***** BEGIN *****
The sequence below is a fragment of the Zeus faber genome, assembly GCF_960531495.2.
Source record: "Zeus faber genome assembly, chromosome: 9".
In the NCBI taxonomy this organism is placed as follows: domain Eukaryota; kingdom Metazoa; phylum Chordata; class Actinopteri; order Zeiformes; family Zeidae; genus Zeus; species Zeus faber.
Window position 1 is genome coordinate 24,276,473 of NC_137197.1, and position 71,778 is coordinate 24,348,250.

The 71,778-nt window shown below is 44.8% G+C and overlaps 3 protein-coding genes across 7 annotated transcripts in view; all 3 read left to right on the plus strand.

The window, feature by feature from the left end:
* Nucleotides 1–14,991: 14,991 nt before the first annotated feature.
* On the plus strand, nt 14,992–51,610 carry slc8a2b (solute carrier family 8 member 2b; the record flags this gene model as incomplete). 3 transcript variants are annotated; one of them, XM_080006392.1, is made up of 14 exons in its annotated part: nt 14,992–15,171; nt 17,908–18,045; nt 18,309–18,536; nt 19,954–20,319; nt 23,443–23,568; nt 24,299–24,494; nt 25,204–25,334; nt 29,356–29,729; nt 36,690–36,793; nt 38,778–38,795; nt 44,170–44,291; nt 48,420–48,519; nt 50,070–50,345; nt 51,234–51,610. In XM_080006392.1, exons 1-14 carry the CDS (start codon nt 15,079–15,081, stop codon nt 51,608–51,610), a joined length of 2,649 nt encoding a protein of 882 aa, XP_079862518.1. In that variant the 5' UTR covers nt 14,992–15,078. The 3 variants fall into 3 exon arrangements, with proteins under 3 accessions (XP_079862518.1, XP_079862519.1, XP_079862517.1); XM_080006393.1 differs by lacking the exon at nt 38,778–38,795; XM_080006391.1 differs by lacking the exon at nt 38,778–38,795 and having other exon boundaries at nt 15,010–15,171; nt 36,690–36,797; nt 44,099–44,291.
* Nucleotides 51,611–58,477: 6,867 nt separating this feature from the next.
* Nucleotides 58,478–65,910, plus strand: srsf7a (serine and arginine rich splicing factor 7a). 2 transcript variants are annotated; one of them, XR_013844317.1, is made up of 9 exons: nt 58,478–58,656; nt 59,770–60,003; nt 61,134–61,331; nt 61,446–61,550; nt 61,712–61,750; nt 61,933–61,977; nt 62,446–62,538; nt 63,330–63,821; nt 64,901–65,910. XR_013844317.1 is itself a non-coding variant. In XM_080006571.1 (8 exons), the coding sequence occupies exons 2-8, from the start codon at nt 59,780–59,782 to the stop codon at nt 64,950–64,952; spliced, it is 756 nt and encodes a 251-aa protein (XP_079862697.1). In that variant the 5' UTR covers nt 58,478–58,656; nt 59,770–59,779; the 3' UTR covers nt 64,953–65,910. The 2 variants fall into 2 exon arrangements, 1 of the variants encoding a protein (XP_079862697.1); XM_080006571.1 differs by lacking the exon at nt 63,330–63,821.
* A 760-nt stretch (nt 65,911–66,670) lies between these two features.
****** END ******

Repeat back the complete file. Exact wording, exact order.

The sequence below is a fragment of the Zeus faber genome, assembly GCF_960531495.2.
Source record: "Zeus faber genome assembly, chromosome: 9".
In the NCBI taxonomy this organism is placed as follows: domain Eukaryota; kingdom Metazoa; phylum Chordata; class Actinopteri; order Zeiformes; family Zeidae; genus Zeus; species Zeus faber.
Window position 1 is genome coordinate 24,276,473 of NC_137197.1, and position 71,778 is coordinate 24,348,250.

The 71,778-nt window shown below is 44.8% G+C and overlaps 3 protein-coding genes across 7 annotated transcripts in view; all 3 read left to right on the plus strand.

The window, feature by feature from the left end:
* Nucleotides 1–14,991: 14,991 nt before the first annotated feature.
* On the plus strand, nt 14,992–51,610 carry slc8a2b (solute carrier family 8 member 2b; the record flags this gene model as incomplete). 3 transcript variants are annotated; one of them, XM_080006392.1, is made up of 14 exons in its annotated part: nt 14,992–15,171; nt 17,908–18,045; nt 18,309–18,536; nt 19,954–20,319; nt 23,443–23,568; nt 24,299–24,494; nt 25,204–25,334; nt 29,356–29,729; nt 36,690–36,793; nt 38,778–38,795; nt 44,170–44,291; nt 48,420–48,519; nt 50,070–50,345; nt 51,234–51,610. In XM_080006392.1, exons 1-14 carry the CDS (start codon nt 15,079–15,081, stop codon nt 51,608–51,610), a joined length of 2,649 nt encoding a protein of 882 aa, XP_079862518.1. In that variant the 5' UTR covers nt 14,992–15,078. The 3 variants fall into 3 exon arrangements, with proteins under 3 accessions (XP_079862518.1, XP_079862519.1, XP_079862517.1); XM_080006393.1 differs by lacking the exon at nt 38,778–38,795; XM_080006391.1 differs by lacking the exon at nt 38,778–38,795 and having other exon boundaries at nt 15,010–15,171; nt 36,690–36,797; nt 44,099–44,291.
* Nucleotides 51,611–58,477: 6,867 nt separating this feature from the next.
* Nucleotides 58,478–65,910, plus strand: srsf7a (serine and arginine rich splicing factor 7a). 2 transcript variants are annotated; one of them, XR_013844317.1, is made up of 9 exons: nt 58,478–58,656; nt 59,770–60,003; nt 61,134–61,331; nt 61,446–61,550; nt 61,712–61,750; nt 61,933–61,977; nt 62,446–62,538; nt 63,330–63,821; nt 64,901–65,910. XR_013844317.1 is itself a non-coding variant. In XM_080006571.1 (8 exons), the coding sequence occupies exons 2-8, from the start codon at nt 59,780–59,782 to the stop codon at nt 64,950–64,952; spliced, it is 756 nt and encodes a 251-aa protein (XP_079862697.1). In that variant the 5' UTR covers nt 58,478–58,656; nt 59,770–59,779; the 3' UTR covers nt 64,953–65,910. The 2 variants fall into 2 exon arrangements, 1 of the variants encoding a protein (XP_079862697.1); XM_080006571.1 differs by lacking the exon at nt 63,330–63,821.
* A 760-nt stretch (nt 65,911–66,670) lies between these two features.